I wrote most of my songs in the Key of D, both because chords in D seemed easier to play and also because its notes fell comfortably within my singing voice's range. I've noticed that many songwriter/performers write exclusively within a single key. Our recently departed and dearly beloved Nanci Griffith also wrote and performed everything in D, so I must be in good company. This choice can produce similar songs, ones only narrowly differentiated from each other, as if every one was the same one all over again, producing a Groundhog Day catalogue like Bruce Springsteen or Tommy James and the Shondells. Fans don't care that they're fed the same supper every night. They are rarely gourmets and, like my cats, tend to reject any supper that's not instantly familiar. Still, the performer might notice and try to stage songs so as to minimize this same-old effect; vary a bit.

The venerable old Key of D no longer proves one my singing range can easily reach.

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Convergering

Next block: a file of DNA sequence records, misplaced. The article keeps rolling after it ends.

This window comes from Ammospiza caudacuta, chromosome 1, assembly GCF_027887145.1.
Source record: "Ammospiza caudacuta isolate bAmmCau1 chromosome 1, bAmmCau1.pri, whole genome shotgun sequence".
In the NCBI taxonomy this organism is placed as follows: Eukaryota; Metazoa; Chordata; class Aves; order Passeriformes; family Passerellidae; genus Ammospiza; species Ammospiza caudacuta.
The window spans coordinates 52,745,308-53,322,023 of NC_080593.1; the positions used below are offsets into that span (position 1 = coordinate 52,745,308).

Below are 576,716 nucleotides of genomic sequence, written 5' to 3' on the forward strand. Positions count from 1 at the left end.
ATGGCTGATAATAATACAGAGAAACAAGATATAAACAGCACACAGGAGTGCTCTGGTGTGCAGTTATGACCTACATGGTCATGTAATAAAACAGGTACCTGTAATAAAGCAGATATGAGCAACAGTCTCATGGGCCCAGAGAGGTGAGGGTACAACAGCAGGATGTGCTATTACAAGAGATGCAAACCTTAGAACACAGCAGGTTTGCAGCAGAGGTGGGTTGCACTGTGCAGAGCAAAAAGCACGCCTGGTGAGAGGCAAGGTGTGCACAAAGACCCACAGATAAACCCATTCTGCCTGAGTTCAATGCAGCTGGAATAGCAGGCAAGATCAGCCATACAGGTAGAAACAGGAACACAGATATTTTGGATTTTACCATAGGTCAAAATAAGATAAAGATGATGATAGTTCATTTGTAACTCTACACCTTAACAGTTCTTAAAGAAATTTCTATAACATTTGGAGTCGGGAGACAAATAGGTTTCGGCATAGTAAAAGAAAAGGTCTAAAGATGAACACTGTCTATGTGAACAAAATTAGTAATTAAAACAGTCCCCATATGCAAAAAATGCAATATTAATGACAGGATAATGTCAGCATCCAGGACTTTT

convergering
Artist unknown [Japan], Fukusa [Gift Cover] (circa 1801–1900)


" … The Muse departs those premises for good …"


As we pulled The Schooner into the Cancer Center parking lot, the radio started playing Leroy Anderson's arraignment of Sleigh Ride, the only absolutely essential holiday song, complete with wood block hoof pounding, slapstick, and full orchestration. The Muse commenced to shake and jiggle in the seat beside me. I asked what was happening and she replied that she was channeling when she played percussion with the Groton, SD high school band. "I'm shaking sleigh bells," she said, "and whipping the slapstick." Our reverie resolved into tears, and we held hands there while weeping in recognition that this infusion would be the final one in The Muse's months-long sleigh ride through CancerLand.

The oncologist had little more to offer.

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LifeboatDrill

lifeboatdrill
Stefano della Bella:
Mannen in een reddingsboot [Men In Lifeboat]
(Undated- circa 1620-64)


" … nobody intended or wanted to do anyone any damage …"